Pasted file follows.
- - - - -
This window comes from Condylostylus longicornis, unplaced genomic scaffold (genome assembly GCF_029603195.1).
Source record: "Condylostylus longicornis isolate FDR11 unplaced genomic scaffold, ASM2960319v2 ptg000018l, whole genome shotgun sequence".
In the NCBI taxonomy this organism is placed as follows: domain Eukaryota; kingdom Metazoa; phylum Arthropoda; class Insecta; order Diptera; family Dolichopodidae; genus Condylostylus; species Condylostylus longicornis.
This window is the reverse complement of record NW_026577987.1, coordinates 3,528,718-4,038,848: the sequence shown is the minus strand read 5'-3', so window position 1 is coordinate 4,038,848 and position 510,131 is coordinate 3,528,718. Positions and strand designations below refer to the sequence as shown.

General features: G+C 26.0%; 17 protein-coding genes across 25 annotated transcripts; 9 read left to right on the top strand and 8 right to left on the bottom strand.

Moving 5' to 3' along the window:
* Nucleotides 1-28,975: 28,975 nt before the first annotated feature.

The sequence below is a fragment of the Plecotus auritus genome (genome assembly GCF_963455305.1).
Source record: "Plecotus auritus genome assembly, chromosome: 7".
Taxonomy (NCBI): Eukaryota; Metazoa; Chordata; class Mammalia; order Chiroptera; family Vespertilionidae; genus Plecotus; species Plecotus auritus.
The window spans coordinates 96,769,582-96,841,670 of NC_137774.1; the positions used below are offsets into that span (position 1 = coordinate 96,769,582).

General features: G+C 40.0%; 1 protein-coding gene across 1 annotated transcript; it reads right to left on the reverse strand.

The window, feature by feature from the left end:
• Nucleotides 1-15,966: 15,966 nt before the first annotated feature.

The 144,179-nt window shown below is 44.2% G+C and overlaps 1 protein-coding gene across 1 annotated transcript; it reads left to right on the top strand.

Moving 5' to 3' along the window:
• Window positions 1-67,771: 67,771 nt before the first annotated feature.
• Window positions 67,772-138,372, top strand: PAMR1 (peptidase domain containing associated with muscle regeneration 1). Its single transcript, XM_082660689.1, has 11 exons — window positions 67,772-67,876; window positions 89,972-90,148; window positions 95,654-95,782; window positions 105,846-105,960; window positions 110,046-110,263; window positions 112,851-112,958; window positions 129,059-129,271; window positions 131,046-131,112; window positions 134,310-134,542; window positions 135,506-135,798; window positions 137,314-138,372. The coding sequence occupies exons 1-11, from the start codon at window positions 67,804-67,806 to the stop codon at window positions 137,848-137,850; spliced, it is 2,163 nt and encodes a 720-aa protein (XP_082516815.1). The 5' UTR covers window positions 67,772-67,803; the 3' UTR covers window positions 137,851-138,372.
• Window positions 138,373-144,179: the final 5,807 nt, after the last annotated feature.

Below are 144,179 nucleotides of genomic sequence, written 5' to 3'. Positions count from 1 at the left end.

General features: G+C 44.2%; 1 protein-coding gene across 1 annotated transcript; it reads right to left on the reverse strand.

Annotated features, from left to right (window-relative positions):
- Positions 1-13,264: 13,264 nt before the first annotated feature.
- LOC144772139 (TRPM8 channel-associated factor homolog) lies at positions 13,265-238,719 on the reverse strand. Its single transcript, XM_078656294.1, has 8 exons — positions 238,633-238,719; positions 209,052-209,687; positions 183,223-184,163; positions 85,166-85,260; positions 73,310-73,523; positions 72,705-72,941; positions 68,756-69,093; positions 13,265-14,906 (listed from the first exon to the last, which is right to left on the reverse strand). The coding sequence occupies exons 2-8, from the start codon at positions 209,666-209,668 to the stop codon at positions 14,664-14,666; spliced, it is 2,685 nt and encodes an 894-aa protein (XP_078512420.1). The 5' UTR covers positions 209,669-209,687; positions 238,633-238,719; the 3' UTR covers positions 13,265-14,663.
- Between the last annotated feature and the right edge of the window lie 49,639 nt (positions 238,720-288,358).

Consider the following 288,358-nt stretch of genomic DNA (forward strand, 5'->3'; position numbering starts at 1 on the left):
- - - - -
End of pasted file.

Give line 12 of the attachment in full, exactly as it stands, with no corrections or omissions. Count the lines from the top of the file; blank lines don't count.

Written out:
General features: G+C 40.0%; 1 protein-coding gene across 1 annotated transcript; it reads right to left on the reverse strand.